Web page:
Even better is that by being so intellectually satisfied, the good energy flows from my mind into my body, and I find myself able to exert strenuously, to lift heavy objects harder than before, move faster than before, and persevere the pacing. A lively mind leads to a lively body.

When I'm so mentally satisfied like that, it ceases to bother me that I'm in a low-paying career that demands mindless muscle. In that state I can plainly see why Eric Hoffer wanted his labor jobs: The "mindless" motions gives you the utter freedom to think and daydream as you please. Now that I think of it, I'd be far more unhappy in an office job, for not only is one physically idle, one has to exercise the mind in ways one may not want to, having to put off valuable thinking and other mental activities for later. Pity.

If we all want to adopt Eric Hoffer's form of patience in labor, the formula is simple:

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1.) In your lifestyle as much as possible, before and after work, intensely engage in meaningful activities that require focus, such as writing (anything), reading, watching thought-provoking videos, editing a website, listening to educational podcasts, and so on.

2.) As a consequence of working the mind like this, it will be provided enough sustenance to entertain itself in the hours of "mindless" labor, and as stated above, an ironic thing is that it tends to prime the mind to be content with odd things. What was done in the morning may not be the source of entertainment in the night shift: You might spend the day reading books and the night daydreaming of all the great movies you saw.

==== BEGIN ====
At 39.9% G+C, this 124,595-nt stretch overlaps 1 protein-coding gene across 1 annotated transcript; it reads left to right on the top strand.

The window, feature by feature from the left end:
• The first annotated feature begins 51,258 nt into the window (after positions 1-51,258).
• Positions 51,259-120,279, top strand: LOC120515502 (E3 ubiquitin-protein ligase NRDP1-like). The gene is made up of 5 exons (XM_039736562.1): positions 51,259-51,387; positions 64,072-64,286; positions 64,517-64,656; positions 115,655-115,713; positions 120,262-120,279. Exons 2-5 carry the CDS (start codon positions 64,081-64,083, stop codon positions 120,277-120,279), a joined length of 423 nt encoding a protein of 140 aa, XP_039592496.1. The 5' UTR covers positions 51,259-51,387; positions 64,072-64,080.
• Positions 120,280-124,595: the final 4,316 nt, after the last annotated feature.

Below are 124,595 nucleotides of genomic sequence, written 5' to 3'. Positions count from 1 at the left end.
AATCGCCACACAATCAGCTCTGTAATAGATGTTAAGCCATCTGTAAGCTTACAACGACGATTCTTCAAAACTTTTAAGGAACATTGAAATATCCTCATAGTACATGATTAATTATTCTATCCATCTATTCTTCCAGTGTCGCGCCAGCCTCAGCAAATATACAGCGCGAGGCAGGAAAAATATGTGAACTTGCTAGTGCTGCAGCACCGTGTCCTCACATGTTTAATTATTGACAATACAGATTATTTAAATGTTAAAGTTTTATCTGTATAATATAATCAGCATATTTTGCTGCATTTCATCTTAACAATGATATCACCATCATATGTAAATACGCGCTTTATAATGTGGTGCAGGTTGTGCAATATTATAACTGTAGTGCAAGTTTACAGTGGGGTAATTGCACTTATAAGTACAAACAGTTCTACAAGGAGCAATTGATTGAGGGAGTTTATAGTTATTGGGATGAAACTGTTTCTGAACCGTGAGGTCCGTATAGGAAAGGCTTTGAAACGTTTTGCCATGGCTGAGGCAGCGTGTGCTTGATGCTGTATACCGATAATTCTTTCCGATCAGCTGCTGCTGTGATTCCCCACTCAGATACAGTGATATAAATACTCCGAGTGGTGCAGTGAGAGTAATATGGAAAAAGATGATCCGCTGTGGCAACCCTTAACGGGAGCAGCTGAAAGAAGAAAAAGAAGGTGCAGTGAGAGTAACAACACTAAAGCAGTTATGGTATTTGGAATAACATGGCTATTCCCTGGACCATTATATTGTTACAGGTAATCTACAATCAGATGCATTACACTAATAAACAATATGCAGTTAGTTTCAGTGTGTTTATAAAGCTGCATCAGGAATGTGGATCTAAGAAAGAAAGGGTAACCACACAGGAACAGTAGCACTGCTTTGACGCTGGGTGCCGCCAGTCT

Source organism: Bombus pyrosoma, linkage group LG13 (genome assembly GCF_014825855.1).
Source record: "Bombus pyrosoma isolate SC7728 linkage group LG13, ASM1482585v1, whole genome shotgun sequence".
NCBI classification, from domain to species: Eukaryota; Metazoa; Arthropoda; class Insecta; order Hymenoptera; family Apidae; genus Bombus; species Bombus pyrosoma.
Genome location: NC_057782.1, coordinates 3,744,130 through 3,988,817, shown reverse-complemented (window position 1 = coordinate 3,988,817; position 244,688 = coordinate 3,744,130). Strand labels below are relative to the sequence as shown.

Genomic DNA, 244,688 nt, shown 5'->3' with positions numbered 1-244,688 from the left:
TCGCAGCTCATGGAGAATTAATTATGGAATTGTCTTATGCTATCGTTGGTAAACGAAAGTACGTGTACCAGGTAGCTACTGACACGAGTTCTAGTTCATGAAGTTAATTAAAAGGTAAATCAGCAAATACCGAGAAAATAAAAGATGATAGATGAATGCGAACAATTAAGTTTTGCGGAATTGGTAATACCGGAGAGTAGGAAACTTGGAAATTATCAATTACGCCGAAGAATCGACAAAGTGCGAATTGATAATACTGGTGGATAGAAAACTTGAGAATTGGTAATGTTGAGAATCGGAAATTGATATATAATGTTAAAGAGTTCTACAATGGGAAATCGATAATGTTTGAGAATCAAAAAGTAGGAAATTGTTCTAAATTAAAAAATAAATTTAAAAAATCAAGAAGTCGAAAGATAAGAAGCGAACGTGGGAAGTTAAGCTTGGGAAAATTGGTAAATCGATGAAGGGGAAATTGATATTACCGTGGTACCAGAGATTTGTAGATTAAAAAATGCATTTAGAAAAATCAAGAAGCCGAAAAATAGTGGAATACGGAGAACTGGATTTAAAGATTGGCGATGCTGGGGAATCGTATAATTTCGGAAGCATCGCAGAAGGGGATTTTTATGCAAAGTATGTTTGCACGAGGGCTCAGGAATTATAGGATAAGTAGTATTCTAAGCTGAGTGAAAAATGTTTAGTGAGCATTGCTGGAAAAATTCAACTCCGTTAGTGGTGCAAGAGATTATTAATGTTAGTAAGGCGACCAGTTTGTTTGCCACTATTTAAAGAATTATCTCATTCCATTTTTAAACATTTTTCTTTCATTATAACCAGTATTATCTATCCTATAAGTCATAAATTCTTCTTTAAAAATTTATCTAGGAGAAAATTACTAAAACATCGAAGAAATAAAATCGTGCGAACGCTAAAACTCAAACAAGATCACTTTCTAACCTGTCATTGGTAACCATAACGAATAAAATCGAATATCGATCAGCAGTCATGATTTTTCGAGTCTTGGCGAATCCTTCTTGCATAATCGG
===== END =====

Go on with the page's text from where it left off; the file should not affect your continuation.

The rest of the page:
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Given this detail, it is, from here on out, my own fault for being discontent in menial labor. I've just got to keep the mind fed.

At the same time, as an aside, I have to admit that I also think I would want to keep physical labor a part of my life always so that I never go "soft," even if it were to mean I obligated myself to something small like cleaning my house every week regardless of how much I could afford someone else to do it. An annoying thing I've noticed of certain individuals, particularly in the restaurant industry, who get promoted above the "dirty work" tend to lose their tolerance of it and decline in their abilities. When, in past jobs, these kinds of people are my managers, it is, of course, hard to see how they could be my "superior" when more and more of their job just entails watching and looking at things.

At present I still plan to move towards self-employment, as I think I'd be happier living life more on those terms, while at the same time keeping the Eric Hoffer elements, such as by having a large garden, doing my own butchery, trying out carpentry, and so on. (I also have a thing about doing my own laundry. Only I can do it! No one else!)

But until I can, or any of us, can reach that point, it'd be best to adopt Eric Hoffer's patience until then.